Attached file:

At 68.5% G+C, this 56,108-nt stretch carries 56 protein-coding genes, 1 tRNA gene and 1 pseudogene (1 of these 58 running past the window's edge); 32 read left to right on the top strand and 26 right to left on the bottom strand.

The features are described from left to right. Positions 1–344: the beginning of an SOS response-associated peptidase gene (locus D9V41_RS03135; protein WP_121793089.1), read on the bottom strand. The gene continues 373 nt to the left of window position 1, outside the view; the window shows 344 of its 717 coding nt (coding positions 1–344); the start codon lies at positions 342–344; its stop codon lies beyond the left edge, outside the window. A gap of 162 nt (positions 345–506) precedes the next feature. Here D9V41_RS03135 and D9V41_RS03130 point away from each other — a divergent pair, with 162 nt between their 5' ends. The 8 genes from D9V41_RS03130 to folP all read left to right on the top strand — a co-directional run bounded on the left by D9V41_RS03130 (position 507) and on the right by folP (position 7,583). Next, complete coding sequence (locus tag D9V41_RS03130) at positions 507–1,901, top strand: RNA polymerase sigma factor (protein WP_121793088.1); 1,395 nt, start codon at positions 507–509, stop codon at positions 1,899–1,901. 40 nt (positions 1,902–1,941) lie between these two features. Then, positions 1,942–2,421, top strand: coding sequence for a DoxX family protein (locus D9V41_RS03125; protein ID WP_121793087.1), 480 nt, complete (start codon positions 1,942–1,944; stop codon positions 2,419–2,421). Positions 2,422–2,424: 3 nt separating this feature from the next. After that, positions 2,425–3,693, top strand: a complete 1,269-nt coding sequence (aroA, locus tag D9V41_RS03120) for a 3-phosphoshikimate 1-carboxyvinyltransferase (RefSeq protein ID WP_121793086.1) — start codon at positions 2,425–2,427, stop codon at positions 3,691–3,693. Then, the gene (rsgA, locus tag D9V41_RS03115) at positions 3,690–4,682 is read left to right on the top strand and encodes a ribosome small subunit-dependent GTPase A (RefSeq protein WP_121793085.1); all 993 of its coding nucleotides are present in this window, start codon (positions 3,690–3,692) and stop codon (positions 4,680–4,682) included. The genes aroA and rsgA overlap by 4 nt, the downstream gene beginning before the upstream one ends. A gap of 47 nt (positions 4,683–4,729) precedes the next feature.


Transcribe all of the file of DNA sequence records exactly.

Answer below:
At 68.5% G+C, this 56,108-nt stretch carries 56 protein-coding genes, 1 tRNA gene and 1 pseudogene (1 of these 58 running past the window's edge); 32 read left to right on the top strand and 26 right to left on the bottom strand.

The features are described from left to right. Positions 1–344: the beginning of an SOS response-associated peptidase gene (locus D9V41_RS03135; protein WP_121793089.1), read on the bottom strand. The gene continues 373 nt to the left of window position 1, outside the view; the window shows 344 of its 717 coding nt (coding positions 1–344); the start codon lies at positions 342–344; its stop codon lies beyond the left edge, outside the window. A gap of 162 nt (positions 345–506) precedes the next feature. Here D9V41_RS03135 and D9V41_RS03130 point away from each other — a divergent pair, with 162 nt between their 5' ends. The 8 genes from D9V41_RS03130 to folP all read left to right on the top strand — a co-directional run bounded on the left by D9V41_RS03130 (position 507) and on the right by folP (position 7,583). Next, complete coding sequence (locus tag D9V41_RS03130) at positions 507–1,901, top strand: RNA polymerase sigma factor (protein WP_121793088.1); 1,395 nt, start codon at positions 507–509, stop codon at positions 1,899–1,901. 40 nt (positions 1,902–1,941) lie between these two features. Then, positions 1,942–2,421, top strand: coding sequence for a DoxX family protein (locus D9V41_RS03125; protein ID WP_121793087.1), 480 nt, complete (start codon positions 1,942–1,944; stop codon positions 2,419–2,421). Positions 2,422–2,424: 3 nt separating this feature from the next. After that, positions 2,425–3,693, top strand: a complete 1,269-nt coding sequence (aroA, locus tag D9V41_RS03120) for a 3-phosphoshikimate 1-carboxyvinyltransferase (RefSeq protein ID WP_121793086.1) — start codon at positions 2,425–2,427, stop codon at positions 3,691–3,693. Then, the gene (rsgA, locus tag D9V41_RS03115) at positions 3,690–4,682 is read left to right on the top strand and encodes a ribosome small subunit-dependent GTPase A (RefSeq protein WP_121793085.1); all 993 of its coding nucleotides are present in this window, start codon (positions 3,690–3,692) and stop codon (positions 4,680–4,682) included. The genes aroA and rsgA overlap by 4 nt, the downstream gene beginning before the upstream one ends. A gap of 47 nt (positions 4,683–4,729) precedes the next feature.